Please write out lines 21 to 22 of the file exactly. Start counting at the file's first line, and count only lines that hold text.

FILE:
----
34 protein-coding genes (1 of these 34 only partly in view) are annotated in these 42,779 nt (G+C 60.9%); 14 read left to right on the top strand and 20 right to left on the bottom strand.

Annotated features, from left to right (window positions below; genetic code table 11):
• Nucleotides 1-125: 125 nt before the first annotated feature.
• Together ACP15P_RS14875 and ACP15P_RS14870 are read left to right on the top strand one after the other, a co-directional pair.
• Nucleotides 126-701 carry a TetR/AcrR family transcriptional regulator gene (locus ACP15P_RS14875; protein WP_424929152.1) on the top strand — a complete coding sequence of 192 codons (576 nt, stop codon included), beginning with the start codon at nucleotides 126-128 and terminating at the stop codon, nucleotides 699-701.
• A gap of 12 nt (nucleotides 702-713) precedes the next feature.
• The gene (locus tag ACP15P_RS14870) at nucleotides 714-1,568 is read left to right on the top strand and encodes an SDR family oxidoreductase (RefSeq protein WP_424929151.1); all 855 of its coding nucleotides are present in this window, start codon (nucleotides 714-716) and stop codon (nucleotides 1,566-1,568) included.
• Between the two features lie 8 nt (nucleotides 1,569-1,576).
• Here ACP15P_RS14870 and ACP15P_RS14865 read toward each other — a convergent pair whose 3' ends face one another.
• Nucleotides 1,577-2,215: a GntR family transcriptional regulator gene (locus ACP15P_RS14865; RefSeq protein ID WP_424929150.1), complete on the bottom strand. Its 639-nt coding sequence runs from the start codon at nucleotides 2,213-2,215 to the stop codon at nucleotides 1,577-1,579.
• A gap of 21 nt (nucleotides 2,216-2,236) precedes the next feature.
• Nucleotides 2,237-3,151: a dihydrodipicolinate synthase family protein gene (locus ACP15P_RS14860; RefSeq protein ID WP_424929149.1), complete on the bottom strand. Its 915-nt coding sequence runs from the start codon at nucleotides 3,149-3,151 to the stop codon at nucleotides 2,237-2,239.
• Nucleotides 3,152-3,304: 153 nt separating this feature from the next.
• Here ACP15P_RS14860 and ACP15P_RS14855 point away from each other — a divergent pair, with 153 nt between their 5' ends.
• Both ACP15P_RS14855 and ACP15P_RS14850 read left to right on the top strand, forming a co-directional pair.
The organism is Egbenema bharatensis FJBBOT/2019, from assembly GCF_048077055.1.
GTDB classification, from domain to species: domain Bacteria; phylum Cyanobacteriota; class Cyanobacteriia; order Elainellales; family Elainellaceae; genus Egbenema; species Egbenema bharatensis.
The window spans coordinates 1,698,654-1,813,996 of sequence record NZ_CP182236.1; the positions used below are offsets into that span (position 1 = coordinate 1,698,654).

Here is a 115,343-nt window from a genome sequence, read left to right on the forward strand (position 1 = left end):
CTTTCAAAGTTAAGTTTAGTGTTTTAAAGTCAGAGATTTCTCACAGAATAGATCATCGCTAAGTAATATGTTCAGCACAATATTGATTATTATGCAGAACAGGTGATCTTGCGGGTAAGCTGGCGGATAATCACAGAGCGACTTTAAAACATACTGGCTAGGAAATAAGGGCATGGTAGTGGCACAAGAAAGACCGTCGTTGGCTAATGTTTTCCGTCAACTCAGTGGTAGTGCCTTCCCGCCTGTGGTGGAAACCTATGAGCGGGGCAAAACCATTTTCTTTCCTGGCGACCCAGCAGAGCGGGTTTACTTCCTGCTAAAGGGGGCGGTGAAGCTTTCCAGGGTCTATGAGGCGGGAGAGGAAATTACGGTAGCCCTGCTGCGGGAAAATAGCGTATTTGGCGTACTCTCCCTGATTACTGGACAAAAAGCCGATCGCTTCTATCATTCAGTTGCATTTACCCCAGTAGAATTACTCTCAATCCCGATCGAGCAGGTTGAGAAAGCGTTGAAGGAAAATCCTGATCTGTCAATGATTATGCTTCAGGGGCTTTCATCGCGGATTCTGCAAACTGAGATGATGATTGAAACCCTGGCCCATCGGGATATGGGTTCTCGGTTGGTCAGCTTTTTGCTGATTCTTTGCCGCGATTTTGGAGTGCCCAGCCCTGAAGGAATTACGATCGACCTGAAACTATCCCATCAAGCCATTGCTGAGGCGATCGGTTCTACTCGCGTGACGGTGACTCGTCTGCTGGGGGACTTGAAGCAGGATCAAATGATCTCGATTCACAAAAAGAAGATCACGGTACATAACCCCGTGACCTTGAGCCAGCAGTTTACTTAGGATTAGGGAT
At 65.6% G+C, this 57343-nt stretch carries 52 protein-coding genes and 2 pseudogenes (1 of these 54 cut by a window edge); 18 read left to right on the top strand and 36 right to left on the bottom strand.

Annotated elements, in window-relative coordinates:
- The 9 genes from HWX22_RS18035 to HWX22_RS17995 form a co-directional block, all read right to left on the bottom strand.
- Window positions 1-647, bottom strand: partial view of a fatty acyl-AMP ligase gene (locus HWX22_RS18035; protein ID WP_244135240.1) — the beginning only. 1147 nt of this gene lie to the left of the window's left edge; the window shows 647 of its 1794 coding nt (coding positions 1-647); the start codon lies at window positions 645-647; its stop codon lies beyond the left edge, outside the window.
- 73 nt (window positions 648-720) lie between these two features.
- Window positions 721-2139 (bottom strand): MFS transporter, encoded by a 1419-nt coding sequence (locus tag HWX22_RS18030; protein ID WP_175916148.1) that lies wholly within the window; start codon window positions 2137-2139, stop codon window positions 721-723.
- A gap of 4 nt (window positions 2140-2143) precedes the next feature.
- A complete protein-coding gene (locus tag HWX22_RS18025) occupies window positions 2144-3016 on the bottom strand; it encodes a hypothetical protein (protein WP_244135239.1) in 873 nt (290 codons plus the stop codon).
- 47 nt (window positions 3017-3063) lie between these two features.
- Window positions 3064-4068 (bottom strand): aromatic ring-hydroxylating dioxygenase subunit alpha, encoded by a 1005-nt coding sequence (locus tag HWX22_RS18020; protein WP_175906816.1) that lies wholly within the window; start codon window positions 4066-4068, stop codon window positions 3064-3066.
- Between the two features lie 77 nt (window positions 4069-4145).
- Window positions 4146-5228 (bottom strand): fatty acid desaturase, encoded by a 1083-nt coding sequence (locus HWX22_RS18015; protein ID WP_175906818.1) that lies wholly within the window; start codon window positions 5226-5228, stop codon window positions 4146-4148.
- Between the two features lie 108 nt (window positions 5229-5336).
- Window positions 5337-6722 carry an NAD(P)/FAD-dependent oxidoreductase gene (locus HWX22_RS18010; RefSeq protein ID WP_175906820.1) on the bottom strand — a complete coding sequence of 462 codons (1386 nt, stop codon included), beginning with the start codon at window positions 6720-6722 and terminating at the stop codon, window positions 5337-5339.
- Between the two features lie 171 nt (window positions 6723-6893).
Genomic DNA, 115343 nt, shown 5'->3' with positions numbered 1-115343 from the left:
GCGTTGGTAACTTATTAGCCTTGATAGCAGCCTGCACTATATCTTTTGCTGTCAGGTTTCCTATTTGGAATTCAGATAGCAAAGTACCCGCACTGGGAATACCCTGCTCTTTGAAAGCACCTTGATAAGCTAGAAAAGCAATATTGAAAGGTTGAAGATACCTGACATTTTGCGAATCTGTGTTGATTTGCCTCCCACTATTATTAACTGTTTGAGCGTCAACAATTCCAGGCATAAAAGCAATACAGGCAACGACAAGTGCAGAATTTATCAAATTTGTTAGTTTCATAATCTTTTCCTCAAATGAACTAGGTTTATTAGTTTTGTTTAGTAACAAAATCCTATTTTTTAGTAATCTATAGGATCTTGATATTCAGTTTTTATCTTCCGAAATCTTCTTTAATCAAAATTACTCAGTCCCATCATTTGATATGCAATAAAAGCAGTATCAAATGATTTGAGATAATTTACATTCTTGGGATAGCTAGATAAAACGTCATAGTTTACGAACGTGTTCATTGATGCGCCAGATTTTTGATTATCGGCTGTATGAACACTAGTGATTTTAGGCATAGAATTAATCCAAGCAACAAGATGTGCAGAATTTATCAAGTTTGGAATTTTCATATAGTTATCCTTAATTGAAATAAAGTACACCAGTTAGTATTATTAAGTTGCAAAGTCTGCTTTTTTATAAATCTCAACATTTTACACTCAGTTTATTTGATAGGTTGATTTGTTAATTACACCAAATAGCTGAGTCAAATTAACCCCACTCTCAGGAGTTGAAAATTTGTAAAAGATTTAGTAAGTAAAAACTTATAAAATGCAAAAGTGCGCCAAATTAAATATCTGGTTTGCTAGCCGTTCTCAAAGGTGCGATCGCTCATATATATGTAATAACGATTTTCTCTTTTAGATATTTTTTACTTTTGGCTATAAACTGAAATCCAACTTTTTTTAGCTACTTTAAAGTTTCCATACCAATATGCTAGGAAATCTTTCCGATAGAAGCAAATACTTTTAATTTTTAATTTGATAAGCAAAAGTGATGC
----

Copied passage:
At 65.6% G+C, this 57343-nt stretch carries 52 protein-coding genes and 2 pseudogenes (1 of these 54 cut by a window edge); 18 read left to right on the top strand and 36 right to left on the bottom strand.

Annotated elements, in window-relative coordinates: